Sadly, this board is far from perfect. There are a ton of dings on the bottom and the tail has had some extensive work done to it, too. I’ve saved you the horror of having to view the pics for myself, as some of us prefer to look back on the 80s through rose tinted glasses (hey, it was cool then, okay?!) For a related post, here’s a link to a Schroff board that popped up on eBay recently.
The good news is this poster is asking a somewhat reasonable $125 for the board. You could definitely get it patched up a bit and surf it.
Look at this super rad early Bonzer design, which you can find on Craigslist here. The board is located in Ventura, CA, the ancestral home of the Bonzer design and the Malcom brothers who are responsible for shepherding it into modern surf consciousness.
The poster claims this board is from the early 90s, which sounds about right. Stoked-n-Board lists this logo as having only been used from 1968 to 1970, which, if I had to hazard a guess, isn’t quite correct.
The dims on the board are a healthy 5′7″ x 21 3/4″ x 2 1/2″. I still can’t get over how wide that tail is! Apparently it has a concave deck as well, which is an interesting touch. The poster claims this is an early Bumblee outline, which has since been refined into something a lot more recognizable.
The board is going for $275 and you can find here.
Thanks to some Craigslist lurking skills – at what point do skills devolve into an unhealthy obsession? Asking for a friend – I stumbled across this Tanaka Charger single fin on Craigslist in Oahu.
I had never heard of Ernie Tanaka before, but by all accounts he was a well-known Hawaiian shaper who started making boards in the 1960s and continued through the 21st century. The Surfboard Project has a cool post about an older Tanaka board which you can find here. Tanaka’s son, Tommy, continues to shape for T&C Surf today.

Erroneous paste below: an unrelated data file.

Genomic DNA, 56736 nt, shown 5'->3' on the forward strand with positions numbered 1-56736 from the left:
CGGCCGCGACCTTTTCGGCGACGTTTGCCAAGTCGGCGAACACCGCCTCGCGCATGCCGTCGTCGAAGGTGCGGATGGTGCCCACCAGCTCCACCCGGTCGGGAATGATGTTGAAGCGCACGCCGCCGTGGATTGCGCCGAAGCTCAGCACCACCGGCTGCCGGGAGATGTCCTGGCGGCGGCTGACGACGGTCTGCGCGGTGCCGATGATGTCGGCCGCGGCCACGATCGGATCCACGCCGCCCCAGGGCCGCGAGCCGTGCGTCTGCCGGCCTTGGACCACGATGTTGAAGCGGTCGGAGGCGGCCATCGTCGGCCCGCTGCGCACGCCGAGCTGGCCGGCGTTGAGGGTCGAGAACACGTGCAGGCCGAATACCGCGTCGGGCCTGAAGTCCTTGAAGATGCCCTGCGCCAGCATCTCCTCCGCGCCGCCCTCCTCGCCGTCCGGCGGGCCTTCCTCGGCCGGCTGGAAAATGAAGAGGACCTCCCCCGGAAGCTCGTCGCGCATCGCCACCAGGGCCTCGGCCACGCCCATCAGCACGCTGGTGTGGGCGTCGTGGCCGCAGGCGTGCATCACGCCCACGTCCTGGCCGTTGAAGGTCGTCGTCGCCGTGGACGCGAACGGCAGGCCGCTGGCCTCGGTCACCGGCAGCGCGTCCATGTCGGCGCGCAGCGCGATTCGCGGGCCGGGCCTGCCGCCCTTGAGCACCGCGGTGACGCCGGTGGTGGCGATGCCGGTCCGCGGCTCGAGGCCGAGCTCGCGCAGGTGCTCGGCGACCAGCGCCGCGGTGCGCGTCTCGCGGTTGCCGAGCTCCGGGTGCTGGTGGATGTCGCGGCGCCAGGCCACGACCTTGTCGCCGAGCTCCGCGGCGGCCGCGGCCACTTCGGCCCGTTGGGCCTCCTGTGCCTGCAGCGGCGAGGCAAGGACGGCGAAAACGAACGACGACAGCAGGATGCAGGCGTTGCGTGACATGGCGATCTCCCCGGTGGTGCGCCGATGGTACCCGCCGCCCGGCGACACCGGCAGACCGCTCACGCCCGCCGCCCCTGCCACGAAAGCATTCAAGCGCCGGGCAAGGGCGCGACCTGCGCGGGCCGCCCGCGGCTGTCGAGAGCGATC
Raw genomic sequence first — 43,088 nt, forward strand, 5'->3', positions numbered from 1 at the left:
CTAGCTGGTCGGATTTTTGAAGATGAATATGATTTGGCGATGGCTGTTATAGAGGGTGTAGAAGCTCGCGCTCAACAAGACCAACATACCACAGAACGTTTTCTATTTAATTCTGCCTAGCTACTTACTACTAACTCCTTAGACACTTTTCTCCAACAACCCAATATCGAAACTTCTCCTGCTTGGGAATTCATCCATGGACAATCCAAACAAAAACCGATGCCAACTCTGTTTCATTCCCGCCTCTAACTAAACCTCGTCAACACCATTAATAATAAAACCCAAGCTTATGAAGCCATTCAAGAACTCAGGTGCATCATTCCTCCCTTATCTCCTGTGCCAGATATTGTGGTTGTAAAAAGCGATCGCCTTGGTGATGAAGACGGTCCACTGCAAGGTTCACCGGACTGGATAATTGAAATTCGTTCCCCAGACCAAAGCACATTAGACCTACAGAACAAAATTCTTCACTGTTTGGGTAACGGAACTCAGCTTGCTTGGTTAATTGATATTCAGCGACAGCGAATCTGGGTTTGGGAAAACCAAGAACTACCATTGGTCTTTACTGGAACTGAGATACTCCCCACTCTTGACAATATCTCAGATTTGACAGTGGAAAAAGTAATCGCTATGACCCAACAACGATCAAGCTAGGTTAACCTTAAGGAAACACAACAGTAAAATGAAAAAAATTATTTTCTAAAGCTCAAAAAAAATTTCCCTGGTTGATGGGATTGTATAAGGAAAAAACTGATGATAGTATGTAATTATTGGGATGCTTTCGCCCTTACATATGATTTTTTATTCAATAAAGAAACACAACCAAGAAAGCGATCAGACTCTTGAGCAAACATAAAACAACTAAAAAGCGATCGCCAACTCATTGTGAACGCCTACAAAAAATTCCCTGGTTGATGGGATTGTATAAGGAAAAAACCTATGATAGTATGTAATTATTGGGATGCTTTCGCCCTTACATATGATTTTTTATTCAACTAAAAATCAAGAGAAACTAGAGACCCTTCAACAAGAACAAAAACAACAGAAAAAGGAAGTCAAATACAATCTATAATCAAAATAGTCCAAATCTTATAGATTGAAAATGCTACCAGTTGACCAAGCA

However, after doing some searching on Stoked-n-Board, I think the board picture here may be a Charger II. The Charger II looks like it is also a Strauch model, and the Stoked-n-Board listing for Tanaka mentions that the Charger II has a pinched diamond tail. You can clearly see the diamond tail on this board in the second to last pic. Moreover, the timeframe listed on Stoked-n-Board indicates the Charger II was only made in 1970, which matches well with the general silhouette and single fin design of this board. I’m curious to learn more about the fin, too – as you can see there are two screws, and I’m not sure what kind of fin box that is. The only thing that gives me pause about saying this is a Charger II is that the decal clearly only says “Charger”, whereas on Stoked-n-Board’s page you can see an example of a Charger III logo where the roman numeral is clearly visible. (Oddly, S-n-B doesn’t list a Charger I anywhere).
The poster is asking $400 for the board. It’s not in fantastic condition, and there is at least one ugly looking ding on the bottom, but this is a cool single fin. And if the auction I linked to above is any indication, these might be collectible boards. Can’t comment at length on how fair the price is, but maybe someone can chime in with more info.
When I stumbled across this HIC board on Craigslist, I thought it must have been a Martin Potter pro model, as evidenced by the giant logo on the bottom of the board (see left).
However, the more research I do, I can’t find any evidence of Pottz having ever been a team rider for Hawaiian Island Creations. Pottz’s most famous boards were for Town & Country Surfboards and Blue Hawaii Surf, which you can see pictured below:
If you look closely, you can see the “Pottz Pro Model” logo on the HIC board is a perfect replica of the Blue Hawaii board above. This makes me think that it simply might be a decal or something else.
The HIC board has “Team” written on the stringer, which strikes me as something of an odd touch as well. Finally, there is a clear signature from Chuck Andrus, whom Stoked-N-Board lists as having been an HIC shaper.
Check out the board here and drop me a note if you have any ideas as to the origins of this board!
This thing is in far from great condition, but at the risk of overusing this phrase, it is a cool piece of surfboard history.
Aussie shaper Bob McTavish claims to have shaped the first ever shortboard in California history in early 1968. Here is an excellent article / interview in Liquid Salt Magazine that details the history of a surfboard whose behind the scenes creation story reads like a who’s who of surfing. Earlier in the season on Hawaii’s North Shore, McTavish had taken one of Gerry Lopez’s boards and cut it down from 9′6″ to 8′6″. He then took some feedback from Dick Brewer, and during a stay at George Greenough’s house while surfing nearby Rincon, McTavish shaped a board that helped usher in the shortboard revolution. That board – known as the Rincon Tracker – later went for sale at a Randy Rarick auction. McTavish wrote a blog post about this board which you can read here.